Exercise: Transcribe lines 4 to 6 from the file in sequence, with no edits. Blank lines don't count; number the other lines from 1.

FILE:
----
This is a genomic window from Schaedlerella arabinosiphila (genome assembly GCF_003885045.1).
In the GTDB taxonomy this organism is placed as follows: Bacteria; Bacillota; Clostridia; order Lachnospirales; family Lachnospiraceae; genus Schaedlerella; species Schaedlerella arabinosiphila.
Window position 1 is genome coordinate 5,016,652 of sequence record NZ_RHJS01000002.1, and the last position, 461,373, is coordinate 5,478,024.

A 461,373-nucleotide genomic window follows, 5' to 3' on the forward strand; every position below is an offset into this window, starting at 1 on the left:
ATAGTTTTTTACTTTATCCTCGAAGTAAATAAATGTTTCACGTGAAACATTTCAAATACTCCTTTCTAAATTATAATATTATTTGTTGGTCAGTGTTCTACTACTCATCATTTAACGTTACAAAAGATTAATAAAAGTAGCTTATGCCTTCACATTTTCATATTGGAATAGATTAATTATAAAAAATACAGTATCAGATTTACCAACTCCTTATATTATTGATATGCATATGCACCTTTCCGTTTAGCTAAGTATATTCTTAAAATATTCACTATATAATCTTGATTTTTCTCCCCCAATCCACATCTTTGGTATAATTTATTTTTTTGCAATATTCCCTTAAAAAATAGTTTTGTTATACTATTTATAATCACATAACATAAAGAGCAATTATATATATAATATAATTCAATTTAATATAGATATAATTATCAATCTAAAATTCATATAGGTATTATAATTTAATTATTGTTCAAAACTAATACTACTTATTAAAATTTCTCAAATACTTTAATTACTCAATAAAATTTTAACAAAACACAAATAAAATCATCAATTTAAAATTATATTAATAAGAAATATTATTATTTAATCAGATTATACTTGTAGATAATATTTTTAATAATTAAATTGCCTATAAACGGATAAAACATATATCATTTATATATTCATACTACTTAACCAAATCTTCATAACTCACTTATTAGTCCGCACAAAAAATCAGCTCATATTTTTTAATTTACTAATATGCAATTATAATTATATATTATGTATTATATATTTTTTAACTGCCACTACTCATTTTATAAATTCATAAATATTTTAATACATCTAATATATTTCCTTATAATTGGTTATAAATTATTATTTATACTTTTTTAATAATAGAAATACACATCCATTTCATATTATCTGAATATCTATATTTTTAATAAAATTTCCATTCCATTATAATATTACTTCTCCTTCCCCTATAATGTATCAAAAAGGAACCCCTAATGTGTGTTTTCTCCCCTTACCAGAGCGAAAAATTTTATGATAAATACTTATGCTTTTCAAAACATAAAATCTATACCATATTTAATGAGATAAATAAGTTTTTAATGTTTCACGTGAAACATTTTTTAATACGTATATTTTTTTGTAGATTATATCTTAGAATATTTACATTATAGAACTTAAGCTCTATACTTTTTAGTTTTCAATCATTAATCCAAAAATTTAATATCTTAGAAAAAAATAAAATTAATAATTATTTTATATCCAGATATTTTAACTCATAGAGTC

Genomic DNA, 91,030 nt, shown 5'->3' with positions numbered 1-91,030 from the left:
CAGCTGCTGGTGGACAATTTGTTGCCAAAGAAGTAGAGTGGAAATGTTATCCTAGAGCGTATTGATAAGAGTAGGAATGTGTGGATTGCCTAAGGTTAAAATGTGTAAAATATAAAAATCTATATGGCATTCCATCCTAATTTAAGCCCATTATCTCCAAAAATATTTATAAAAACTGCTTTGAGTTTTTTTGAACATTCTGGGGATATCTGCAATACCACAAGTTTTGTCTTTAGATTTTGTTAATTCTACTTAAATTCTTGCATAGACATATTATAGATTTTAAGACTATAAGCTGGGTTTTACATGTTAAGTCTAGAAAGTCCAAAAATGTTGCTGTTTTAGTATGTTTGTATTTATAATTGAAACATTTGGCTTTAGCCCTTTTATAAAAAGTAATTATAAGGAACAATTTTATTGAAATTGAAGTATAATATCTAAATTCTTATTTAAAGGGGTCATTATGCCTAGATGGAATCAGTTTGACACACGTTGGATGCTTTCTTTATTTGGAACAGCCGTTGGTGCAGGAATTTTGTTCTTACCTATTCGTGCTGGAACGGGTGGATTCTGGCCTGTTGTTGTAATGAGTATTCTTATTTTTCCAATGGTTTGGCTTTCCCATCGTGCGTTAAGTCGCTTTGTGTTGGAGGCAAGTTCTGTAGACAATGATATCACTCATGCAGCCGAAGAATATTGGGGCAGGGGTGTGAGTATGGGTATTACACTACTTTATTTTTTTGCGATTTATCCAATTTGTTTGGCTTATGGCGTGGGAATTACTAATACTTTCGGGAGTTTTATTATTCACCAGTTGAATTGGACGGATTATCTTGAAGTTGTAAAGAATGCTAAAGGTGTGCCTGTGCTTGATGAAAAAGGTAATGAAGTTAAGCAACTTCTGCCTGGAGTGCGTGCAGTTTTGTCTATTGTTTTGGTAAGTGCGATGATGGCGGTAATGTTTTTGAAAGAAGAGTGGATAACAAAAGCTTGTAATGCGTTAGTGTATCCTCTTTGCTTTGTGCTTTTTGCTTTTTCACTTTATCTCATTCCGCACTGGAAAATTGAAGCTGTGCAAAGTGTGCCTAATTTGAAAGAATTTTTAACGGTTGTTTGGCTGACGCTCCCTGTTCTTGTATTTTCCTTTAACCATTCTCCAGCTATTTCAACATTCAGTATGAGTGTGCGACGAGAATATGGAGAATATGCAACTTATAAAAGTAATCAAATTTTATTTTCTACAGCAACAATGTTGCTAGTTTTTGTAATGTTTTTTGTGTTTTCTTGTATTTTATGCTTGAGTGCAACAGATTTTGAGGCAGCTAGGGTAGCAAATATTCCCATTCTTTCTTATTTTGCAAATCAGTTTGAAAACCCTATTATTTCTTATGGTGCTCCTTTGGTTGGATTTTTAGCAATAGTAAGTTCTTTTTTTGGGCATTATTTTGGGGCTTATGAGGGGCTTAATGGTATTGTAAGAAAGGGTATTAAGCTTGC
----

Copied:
A 461,373-nucleotide genomic window follows, 5' to 3' on the forward strand; every position below is an offset into this window, starting at 1 on the left:
ATAGTTTTTTACTTTATCCTCGAAGTAAATAAATGTTTCACGTGAAACATTTCAAATACTCCTTTCTAAATTATAATATTATTTGTTGGTCAGTGTTCTACTACTCATCATTTAACGTTACAAAAGATTAATAAAAGTAGCTTATGCCTTCACATTTTCATATTGGAATAGATTAATTATAAAAAATACAGTATCAGATTTACCAACTCCTTATATTATTGATATGCATATGCACCTTTCCGTTTAGCTAAGTATATTCTTAAAATATTCACTATATAATCTTGATTTTTCTCCCCCAATCCACATCTTTGGTATAATTTATTTTTTTGCAATATTCCCTTAAAAAATAGTTTTGTTATACTATTTATAATCACATAACATAAAGAGCAATTATATATATAATATAATTCAATTTAATATAGATATAATTATCAATCTAAAATTCATATAGGTATTATAATTTAATTATTGTTCAAAACTAATACTACTTATTAAAATTTCTCAAATACTTTAATTACTCAATAAAATTTTAACAAAACACAAATAAAATCATCAATTTAAAATTATATTAATAAGAAATATTATTATTTAATCAGATTATACTTGTAGATAATATTTTTAATAATTAAATTGCCTATAAACGGATAAAACATATATCATTTATATATTCATACTACTTAACCAAATCTTCATAACTCACTTATTAGTCCGCACAAAAAATCAGCTCATATTTTTTAATTTACTAATATGCAATTATAATTATATATTATGTATTATATATTTTTTAACTGCCACTACTCATTTTATAAATTCATAAATATTTTAATACATCTAATATATTTCCTTATAATTGGTTATAAATTATTATTTATACTTTTTTAATAATAGAAATACACATCCATTTCATATTATCTGAATATCTATATTTTTAATAAAATTTCCATTCCATTATAATATTACTTCTCCTTCCCCTATAATGTATCAAAAAGGAACCCCTAATGTGTGTTTTCTCCCCTTACCAGAGCGAAAAATTTTATGATAAATACTTATGCTTTTCAAAACATAAAATCTATACCATATTTAATGAGATAAATAAGTTTTTAATGTTTCACGTGAAACATTTTTTAATACGTATATTTTTTTGTAGATTATATCTTAGAATATTTACATTATAGAACTTAAGCTCTATACTTTTTAGTTTTCAATCATTAATCCAAAAATTTAATATCTTAGAAAAAAATAAAATTAATAATTATTTTATATCCAGATATTTTAACTCATAGAGTC

Genomic DNA, 91,030 nt, shown 5'->3' with positions numbered 1-91,030 from the left: